This is how Myanmar rolls

This is how Myanmar rolls

Last November, I travelled with six Singaporean friends for 11 days in Myanmar with the intention of skateboarding. We flew to the former capital city of Yangon, and went farther north to explore the skateparks in Mandalay and in the highlands of Pyin Oo Lwin.

I made my first trip in 2011 after completing national service and decided to go to Yangon out of curiosity after watching a short documentary produced in 2009. Entitled Altered Focus: Burma, it showcased several Western skateboarders exploring the skateboarding scene around the then quite reclusive country. I was surprised to find that Myanmar had a skate scene and was excited to find out more for myself. I ended up meeting the local skateboarders, some of whom have become my good friends.

The first skatepark in Myanmar was built in Yangon and situated next to Thuwunna Stadium, which is the national sports complex. It is rumoured to have been built by either Japanese or English residents decades ago, and was the place where skaters would meet up till it was demolished recently.

A few years ago, the management at a small downtown mall built a makeshift park next to the mall, which was also in the vicinity of the famous Bogyoke Aung San Market. Movable ramps, grind boxes and a mini quarter-pipe were enough to keep skaters happy, but when we visited last year, the obstacles were rusty, mostly broken and near unskateable, due to weather conditions and long-term wear and tear.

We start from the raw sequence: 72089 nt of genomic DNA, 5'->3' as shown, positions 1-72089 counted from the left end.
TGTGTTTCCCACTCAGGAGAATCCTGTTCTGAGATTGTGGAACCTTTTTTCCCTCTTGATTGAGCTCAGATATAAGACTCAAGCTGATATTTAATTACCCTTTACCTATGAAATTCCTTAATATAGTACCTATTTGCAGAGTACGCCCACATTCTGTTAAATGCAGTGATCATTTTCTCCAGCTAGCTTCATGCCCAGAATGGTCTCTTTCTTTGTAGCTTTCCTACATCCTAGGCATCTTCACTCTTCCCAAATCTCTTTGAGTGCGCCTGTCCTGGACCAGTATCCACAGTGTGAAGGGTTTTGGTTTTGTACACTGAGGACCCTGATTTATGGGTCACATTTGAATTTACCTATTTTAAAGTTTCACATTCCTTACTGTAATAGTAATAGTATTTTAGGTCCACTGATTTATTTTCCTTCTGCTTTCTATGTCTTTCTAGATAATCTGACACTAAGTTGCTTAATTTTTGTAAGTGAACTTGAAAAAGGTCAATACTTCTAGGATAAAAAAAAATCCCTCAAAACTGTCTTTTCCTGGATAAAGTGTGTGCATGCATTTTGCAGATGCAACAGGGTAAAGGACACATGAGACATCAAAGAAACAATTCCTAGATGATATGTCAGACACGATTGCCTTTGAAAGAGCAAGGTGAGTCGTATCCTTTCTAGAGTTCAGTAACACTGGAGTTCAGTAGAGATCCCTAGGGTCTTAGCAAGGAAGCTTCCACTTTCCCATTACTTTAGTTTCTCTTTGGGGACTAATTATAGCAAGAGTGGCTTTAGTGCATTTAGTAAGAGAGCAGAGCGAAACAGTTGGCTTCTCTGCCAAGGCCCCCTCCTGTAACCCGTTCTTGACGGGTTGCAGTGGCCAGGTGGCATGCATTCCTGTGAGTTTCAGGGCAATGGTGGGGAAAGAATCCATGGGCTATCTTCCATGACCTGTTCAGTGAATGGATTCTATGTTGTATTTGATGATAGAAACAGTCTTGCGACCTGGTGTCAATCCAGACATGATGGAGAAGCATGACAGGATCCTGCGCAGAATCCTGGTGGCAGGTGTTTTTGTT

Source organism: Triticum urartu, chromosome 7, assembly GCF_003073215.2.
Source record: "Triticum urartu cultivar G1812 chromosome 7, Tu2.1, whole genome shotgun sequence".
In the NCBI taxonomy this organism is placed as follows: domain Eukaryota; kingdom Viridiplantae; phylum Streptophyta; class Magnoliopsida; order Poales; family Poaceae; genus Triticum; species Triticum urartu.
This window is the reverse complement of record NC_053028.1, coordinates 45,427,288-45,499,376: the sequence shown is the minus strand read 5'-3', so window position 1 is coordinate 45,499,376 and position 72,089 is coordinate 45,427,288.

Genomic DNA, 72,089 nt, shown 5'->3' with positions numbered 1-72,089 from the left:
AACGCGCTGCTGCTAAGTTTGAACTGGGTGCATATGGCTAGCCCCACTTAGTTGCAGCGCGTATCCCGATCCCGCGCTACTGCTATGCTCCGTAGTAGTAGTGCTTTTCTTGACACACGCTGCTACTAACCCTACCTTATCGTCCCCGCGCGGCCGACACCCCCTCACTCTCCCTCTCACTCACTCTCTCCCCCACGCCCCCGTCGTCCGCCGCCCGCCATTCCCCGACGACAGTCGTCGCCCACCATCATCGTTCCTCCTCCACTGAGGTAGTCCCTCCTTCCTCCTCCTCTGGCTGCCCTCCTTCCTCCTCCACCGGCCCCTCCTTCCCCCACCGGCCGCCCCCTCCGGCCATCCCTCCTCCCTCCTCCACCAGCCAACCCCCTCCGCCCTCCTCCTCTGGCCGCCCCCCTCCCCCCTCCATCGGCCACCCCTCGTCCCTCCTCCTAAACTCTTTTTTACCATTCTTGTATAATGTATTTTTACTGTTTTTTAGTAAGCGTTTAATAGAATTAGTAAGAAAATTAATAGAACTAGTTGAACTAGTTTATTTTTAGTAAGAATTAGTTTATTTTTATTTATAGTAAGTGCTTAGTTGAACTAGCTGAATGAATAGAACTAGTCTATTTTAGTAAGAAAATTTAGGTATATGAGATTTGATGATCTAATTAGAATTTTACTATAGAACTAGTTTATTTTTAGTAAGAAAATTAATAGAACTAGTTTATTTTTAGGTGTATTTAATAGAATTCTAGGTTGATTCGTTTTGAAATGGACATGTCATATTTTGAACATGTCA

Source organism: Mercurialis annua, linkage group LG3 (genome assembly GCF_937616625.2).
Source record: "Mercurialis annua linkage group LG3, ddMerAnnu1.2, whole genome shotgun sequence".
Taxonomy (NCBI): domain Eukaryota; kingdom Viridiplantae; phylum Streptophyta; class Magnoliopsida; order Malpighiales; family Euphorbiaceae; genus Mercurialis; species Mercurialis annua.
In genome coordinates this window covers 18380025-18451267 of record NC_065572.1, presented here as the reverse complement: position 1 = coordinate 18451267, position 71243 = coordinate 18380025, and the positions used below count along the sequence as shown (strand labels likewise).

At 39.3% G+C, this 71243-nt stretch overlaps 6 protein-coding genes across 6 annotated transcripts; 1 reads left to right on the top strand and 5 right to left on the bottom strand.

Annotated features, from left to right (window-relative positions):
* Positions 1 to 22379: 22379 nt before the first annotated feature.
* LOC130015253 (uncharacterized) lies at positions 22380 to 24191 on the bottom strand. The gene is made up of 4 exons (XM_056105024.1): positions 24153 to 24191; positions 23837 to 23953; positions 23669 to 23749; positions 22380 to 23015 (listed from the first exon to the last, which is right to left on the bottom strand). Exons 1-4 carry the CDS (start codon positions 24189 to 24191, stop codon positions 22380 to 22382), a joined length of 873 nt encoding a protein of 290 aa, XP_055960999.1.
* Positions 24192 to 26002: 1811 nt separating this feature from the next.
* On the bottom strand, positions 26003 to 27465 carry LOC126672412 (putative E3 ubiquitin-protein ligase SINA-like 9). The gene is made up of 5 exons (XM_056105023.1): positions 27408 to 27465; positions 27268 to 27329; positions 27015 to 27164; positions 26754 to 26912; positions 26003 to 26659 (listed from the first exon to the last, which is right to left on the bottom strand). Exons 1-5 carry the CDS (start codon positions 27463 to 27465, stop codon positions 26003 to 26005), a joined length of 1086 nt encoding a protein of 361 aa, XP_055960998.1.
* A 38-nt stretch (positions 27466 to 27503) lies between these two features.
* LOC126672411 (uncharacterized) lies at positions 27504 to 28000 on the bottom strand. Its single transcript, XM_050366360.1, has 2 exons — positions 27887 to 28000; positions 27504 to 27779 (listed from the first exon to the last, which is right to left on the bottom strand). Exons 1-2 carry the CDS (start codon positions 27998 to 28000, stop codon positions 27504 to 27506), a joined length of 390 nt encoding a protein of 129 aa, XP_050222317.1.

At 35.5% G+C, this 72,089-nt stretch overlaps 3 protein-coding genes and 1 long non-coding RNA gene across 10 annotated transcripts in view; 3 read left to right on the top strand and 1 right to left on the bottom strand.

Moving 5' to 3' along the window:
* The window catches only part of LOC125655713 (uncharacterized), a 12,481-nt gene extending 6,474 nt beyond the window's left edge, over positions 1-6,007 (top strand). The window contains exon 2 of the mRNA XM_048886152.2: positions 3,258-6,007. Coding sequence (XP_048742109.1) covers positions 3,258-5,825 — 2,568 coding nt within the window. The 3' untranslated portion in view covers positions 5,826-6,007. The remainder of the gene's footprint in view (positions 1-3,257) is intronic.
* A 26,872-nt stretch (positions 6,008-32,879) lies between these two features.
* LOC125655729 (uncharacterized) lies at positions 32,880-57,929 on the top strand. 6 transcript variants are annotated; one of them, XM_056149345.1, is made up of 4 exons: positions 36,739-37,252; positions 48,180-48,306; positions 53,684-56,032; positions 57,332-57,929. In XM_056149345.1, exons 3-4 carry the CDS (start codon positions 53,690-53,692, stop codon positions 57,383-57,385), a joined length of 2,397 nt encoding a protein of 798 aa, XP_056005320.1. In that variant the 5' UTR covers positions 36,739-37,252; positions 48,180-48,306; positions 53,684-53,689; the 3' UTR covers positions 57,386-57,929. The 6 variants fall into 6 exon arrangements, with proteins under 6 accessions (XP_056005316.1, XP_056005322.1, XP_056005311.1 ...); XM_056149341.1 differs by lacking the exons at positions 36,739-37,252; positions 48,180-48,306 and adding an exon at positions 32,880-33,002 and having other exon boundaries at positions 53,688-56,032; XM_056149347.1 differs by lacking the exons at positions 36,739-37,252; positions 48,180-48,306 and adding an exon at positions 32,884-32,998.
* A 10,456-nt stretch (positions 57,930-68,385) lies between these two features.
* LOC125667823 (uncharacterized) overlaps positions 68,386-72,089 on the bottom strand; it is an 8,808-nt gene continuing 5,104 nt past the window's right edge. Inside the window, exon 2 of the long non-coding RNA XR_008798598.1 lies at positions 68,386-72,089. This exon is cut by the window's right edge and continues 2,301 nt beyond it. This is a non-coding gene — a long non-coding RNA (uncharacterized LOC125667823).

Despite facing difficulties in terms of venues and equipment, the skateboarders of Yangon have taken the initiative to find alternative solutions: When night falls, skaters flock to a road adjacent to Sule Pagoda, a central landmark in downtown Yangon, where the tarmac is smooth and traffic is light.

They also explore the city constantly in search of other spots, such as skating under bridges, and even frequent a public park connected to the Shwedagon Pagoda, an iconic 99m-high gilded temple. Some have also resorted to building their own obstacles and have transformed abandoned areas into do-it-yourself skate spots.

mcheong@sph.com.sg


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